Maryland Grows

Want to start a vegetable garden? Here’s how.

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Leafy greens growing last spring at the Derwood Demo Garden (currently closed). Greens like these can be planted now.

[UPDATE: The situation with Covid-19 is changing rapidly in Maryland. Since this article was published, Maryland Governor Hogan issued a stay-at-home order for Maryland residents, effective March 30, 2020 at 8:00 p.m. This prohibits trips outside the home for non-essential items. We encourage you to follow current state guidance and use home delivery options for supplies.]

In this time of uncertainty, many of us are reaching for a trowel. But if you’re a beginning gardener, or have never grown your own food before, you probably have a lot of questions. Please make your first stop the Home and Garden Information Center – read the vegetable gardening information, and feel free to ask an expert.

You may be thinking about starting a garden because of worries that the food chain will be interrupted. Or because you have children at home, and planting seeds and watching them grow is a great lesson. Or because you need a distraction and some exercise. Whatever the reason, we encourage you to jump right in. But if you’re starting from scratch, here are a few caveats:

  • At this point, there’s no reason to worry that you’ll need to sustain yourself with a Victory Garden, and that’s a good thing, because it is difficult to produce a family’s needs from the garden you can start this year. Consider your home-raised produce a supplement.
  • You will most likely need to spend some money beyond simply buying seeds, unless you’ve already prepared your soil or filled some raised beds and containers.
  • You will probably need to make some trips outside your home, although delivery of materials may also be a possibility.
  • Remember that gardening does require regular maintenance; you need to keep up with weeding, watering, and harvesting.

That said, let’s get started. First, as of the date of this blog post, garden centers, nurseries, and big box stores have been declared essential businesses and therefore can still be open in Maryland. However, a few have closed to the public and others may follow, so always call before you visit. This way you also find out about availability of items, changed hours, health protocols, and delivery options. If you live in a different state, please check current regulations.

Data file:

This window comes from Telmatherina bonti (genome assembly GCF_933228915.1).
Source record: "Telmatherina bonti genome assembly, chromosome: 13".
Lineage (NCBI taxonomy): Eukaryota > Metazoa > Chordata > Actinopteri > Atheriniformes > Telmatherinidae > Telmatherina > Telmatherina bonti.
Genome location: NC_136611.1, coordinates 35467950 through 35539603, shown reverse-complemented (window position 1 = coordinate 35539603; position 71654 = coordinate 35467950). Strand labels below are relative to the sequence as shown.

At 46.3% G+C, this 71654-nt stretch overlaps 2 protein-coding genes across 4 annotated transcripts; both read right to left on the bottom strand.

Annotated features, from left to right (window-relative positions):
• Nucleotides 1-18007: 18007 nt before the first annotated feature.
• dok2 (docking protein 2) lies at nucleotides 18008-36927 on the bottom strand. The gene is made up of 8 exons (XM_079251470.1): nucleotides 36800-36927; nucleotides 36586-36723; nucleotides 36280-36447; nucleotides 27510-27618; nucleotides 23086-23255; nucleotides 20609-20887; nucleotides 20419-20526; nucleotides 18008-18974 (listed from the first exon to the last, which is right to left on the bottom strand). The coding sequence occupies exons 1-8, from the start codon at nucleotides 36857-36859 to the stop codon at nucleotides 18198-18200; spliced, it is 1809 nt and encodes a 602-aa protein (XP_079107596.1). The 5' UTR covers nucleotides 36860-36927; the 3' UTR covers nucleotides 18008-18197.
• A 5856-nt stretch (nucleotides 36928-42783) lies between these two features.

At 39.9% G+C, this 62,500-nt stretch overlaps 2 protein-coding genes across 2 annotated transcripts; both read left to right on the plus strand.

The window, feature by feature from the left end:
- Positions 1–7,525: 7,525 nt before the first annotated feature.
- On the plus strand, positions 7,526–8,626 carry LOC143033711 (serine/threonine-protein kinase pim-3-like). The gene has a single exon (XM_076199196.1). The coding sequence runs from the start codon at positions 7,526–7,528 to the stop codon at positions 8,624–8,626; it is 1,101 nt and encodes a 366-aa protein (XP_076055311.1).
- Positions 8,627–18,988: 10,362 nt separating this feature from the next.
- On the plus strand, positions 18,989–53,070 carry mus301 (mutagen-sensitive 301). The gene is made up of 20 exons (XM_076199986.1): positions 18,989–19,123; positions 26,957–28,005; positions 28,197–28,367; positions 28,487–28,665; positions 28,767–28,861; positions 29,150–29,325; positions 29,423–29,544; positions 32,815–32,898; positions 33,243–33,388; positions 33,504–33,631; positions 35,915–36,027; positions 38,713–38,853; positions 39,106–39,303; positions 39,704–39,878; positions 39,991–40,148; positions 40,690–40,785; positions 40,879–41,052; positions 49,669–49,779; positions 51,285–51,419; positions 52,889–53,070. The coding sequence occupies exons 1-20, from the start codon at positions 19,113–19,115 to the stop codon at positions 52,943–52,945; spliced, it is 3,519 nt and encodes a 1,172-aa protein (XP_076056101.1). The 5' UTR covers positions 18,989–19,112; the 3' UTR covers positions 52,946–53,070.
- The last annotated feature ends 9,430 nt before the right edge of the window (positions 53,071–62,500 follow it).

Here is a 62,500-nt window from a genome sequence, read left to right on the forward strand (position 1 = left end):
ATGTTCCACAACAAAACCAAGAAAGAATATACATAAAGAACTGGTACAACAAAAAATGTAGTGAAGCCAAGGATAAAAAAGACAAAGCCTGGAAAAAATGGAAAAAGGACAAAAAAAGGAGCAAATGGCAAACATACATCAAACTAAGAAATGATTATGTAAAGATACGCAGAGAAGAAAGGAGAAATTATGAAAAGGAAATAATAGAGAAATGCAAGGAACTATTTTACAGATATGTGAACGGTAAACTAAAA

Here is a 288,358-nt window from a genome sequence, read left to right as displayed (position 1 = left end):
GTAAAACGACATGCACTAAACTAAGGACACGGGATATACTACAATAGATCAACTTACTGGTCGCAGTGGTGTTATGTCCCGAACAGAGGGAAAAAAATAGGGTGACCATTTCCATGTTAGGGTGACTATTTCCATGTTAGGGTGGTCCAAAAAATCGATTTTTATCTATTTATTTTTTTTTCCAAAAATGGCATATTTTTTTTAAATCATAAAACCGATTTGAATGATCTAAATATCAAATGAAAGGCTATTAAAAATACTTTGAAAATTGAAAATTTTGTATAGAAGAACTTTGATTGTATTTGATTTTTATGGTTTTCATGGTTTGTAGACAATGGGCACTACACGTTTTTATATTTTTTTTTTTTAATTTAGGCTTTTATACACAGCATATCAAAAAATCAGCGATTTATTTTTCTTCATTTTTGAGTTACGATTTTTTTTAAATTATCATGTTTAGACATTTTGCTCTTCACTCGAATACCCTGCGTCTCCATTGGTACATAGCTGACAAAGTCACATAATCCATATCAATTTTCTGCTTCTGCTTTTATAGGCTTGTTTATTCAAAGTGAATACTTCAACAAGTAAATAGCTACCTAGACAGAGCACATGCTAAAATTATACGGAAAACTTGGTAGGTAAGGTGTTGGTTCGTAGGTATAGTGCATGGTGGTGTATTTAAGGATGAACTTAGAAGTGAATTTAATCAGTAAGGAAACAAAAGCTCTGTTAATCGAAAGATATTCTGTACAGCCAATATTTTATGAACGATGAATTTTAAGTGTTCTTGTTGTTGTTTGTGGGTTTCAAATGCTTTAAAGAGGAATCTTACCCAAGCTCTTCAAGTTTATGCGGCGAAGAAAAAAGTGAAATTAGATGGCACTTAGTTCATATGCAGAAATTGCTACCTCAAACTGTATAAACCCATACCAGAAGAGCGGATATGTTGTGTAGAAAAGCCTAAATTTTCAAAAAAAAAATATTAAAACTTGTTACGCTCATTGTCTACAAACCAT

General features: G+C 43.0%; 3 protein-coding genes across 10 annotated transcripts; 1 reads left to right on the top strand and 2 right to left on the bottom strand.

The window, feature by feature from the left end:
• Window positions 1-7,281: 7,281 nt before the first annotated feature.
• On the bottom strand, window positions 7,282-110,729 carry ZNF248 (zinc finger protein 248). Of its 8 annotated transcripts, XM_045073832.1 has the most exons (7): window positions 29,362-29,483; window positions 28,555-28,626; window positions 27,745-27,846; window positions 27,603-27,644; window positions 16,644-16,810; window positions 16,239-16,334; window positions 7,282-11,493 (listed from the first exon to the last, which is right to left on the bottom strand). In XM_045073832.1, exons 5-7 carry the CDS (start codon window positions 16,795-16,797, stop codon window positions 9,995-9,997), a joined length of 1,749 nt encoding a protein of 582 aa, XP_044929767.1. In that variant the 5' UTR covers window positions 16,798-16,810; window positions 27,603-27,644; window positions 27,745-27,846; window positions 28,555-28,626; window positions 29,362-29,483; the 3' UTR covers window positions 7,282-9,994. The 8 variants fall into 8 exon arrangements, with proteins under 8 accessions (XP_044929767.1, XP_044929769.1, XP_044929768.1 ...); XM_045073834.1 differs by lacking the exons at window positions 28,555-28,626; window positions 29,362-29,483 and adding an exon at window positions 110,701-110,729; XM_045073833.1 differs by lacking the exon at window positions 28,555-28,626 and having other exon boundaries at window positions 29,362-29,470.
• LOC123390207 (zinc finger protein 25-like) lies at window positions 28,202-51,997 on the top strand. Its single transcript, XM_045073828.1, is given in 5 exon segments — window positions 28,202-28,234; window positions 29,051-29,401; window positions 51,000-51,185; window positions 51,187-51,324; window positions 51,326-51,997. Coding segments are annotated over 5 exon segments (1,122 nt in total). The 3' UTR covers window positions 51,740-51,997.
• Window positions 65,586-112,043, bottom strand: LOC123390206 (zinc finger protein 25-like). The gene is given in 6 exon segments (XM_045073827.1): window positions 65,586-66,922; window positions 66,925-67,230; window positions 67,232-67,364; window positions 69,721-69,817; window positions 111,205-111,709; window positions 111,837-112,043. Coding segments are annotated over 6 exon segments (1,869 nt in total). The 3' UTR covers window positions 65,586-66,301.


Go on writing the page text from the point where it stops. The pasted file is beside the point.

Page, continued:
Many online retailers are doing a booming business in gardening supplies right now. As long as stock doesn’t run out, most of what you need for gardening can be ordered online and delivered to your door, but prices may be higher, particularly for bulky items like soil and compost. Local is better for those materials.

Where to put your garden

Your garden should be sited in the sunniest space available (at least 6 hours a day of full sun) and close to a water source. Container gardens can be grown on a deck, balcony, patio, or any other space. Raised beds can be tucked in close to your house; in-ground gardens can be of any size. (More on garden planning here.)

In this region we have lots of animal friends who like to munch on your garden plants. If you don’t have a fence around your property already, you will likely need to fence your garden area. There are lots of fencing options, but if you’re in a hurry a quick fix of stakes and plastic or wire fencing is better than nothing.

Types of gardens

  • Container gardens. Plant pots can be purchased in stores or ordered online. If you decide to reuse buckets or other containers not intended for growing plants, make sure they are very clean and didn’t originally contain toxic materials. Containers need to be large enough for plants to thrive; for example, tomatoes need at least a 5-gallon or 14-inch wide pot, and bigger is better. Use a potting mix to fill the containers, not real soil.